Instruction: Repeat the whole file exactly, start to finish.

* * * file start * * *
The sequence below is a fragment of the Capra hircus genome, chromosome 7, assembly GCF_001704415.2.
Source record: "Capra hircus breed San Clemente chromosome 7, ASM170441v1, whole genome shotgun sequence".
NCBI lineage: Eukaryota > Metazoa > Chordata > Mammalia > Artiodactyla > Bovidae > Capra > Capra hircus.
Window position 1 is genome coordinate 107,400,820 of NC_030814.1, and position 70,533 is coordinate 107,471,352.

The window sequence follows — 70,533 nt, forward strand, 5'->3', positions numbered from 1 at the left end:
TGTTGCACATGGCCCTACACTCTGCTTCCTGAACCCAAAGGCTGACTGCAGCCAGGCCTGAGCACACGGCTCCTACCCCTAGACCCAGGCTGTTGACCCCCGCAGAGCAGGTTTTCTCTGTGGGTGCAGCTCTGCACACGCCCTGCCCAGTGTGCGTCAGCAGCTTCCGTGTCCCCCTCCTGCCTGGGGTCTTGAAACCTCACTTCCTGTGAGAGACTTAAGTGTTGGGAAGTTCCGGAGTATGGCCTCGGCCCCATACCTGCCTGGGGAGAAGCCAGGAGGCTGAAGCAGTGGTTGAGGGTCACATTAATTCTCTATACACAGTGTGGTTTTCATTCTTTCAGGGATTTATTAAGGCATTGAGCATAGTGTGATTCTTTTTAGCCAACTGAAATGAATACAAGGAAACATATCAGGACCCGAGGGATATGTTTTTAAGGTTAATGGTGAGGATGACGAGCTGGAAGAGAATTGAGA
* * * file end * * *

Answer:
The sequence below is a fragment of the Capra hircus genome, chromosome 7, assembly GCF_001704415.2.
Source record: "Capra hircus breed San Clemente chromosome 7, ASM170441v1, whole genome shotgun sequence".
NCBI lineage: Eukaryota > Metazoa > Chordata > Mammalia > Artiodactyla > Bovidae > Capra > Capra hircus.
Window position 1 is genome coordinate 107,400,820 of NC_030814.1, and position 70,533 is coordinate 107,471,352.

The window sequence follows — 70,533 nt, forward strand, 5'->3', positions numbered from 1 at the left end:
TGTTGCACATGGCCCTACACTCTGCTTCCTGAACCCAAAGGCTGACTGCAGCCAGGCCTGAGCACACGGCTCCTACCCCTAGACCCAGGCTGTTGACCCCCGCAGAGCAGGTTTTCTCTGTGGGTGCAGCTCTGCACACGCCCTGCCCAGTGTGCGTCAGCAGCTTCCGTGTCCCCCTCCTGCCTGGGGTCTTGAAACCTCACTTCCTGTGAGAGACTTAAGTGTTGGGAAGTTCCGGAGTATGGCCTCGGCCCCATACCTGCCTGGGGAGAAGCCAGGAGGCTGAAGCAGTGGTTGAGGGTCACATTAATTCTCTATACACAGTGTGGTTTTCATTCTTTCAGGGATTTATTAAGGCATTGAGCATAGTGTGATTCTTTTTAGCCAACTGAAATGAATACAAGGAAACATATCAGGACCCGAGGGATATGTTTTTAAGGTTAATGGTGAGGATGACGAGCTGGAAGAGAATTGAGA